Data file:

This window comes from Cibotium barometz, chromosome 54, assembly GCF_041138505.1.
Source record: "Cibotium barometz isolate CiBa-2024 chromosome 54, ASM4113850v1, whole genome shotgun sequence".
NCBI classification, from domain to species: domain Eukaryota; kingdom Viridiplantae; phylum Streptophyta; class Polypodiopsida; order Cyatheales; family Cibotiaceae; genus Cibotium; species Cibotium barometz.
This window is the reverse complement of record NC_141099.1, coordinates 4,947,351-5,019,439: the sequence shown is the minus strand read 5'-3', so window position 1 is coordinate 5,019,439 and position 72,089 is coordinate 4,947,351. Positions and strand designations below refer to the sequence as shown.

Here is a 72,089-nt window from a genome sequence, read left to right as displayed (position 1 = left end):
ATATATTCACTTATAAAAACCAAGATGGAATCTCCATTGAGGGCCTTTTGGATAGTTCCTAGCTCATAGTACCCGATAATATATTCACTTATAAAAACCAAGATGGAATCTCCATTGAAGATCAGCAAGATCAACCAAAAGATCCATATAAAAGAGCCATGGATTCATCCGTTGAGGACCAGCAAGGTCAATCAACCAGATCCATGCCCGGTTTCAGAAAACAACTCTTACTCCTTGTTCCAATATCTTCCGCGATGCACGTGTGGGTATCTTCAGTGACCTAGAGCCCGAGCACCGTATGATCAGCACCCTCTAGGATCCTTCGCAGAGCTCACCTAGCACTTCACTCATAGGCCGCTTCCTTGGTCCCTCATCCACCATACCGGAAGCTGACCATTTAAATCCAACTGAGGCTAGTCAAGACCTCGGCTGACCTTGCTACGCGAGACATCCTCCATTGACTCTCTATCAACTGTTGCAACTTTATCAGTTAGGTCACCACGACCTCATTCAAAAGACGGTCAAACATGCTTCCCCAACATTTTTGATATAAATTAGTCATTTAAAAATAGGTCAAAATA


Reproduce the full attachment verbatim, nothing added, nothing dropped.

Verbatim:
This window comes from Cibotium barometz, chromosome 54, assembly GCF_041138505.1.
Source record: "Cibotium barometz isolate CiBa-2024 chromosome 54, ASM4113850v1, whole genome shotgun sequence".
NCBI classification, from domain to species: domain Eukaryota; kingdom Viridiplantae; phylum Streptophyta; class Polypodiopsida; order Cyatheales; family Cibotiaceae; genus Cibotium; species Cibotium barometz.
This window is the reverse complement of record NC_141099.1, coordinates 4,947,351-5,019,439: the sequence shown is the minus strand read 5'-3', so window position 1 is coordinate 5,019,439 and position 72,089 is coordinate 4,947,351. Positions and strand designations below refer to the sequence as shown.

Here is a 72,089-nt window from a genome sequence, read left to right as displayed (position 1 = left end):
ATATATTCACTTATAAAAACCAAGATGGAATCTCCATTGAGGGCCTTTTGGATAGTTCCTAGCTCATAGTACCCGATAATATATTCACTTATAAAAACCAAGATGGAATCTCCATTGAAGATCAGCAAGATCAACCAAAAGATCCATATAAAAGAGCCATGGATTCATCCGTTGAGGACCAGCAAGGTCAATCAACCAGATCCATGCCCGGTTTCAGAAAACAACTCTTACTCCTTGTTCCAATATCTTCCGCGATGCACGTGTGGGTATCTTCAGTGACCTAGAGCCCGAGCACCGTATGATCAGCACCCTCTAGGATCCTTCGCAGAGCTCACCTAGCACTTCACTCATAGGCCGCTTCCTTGGTCCCTCATCCACCATACCGGAAGCTGACCATTTAAATCCAACTGAGGCTAGTCAAGACCTCGGCTGACCTTGCTACGCGAGACATCCTCCATTGACTCTCTATCAACTGTTGCAACTTTATCAGTTAGGTCACCACGACCTCATTCAAAAGACGGTCAAACATGCTTCCCCAACATTTTTGATATAAATTAGTCATTTAAAAATAGGTCAAAATA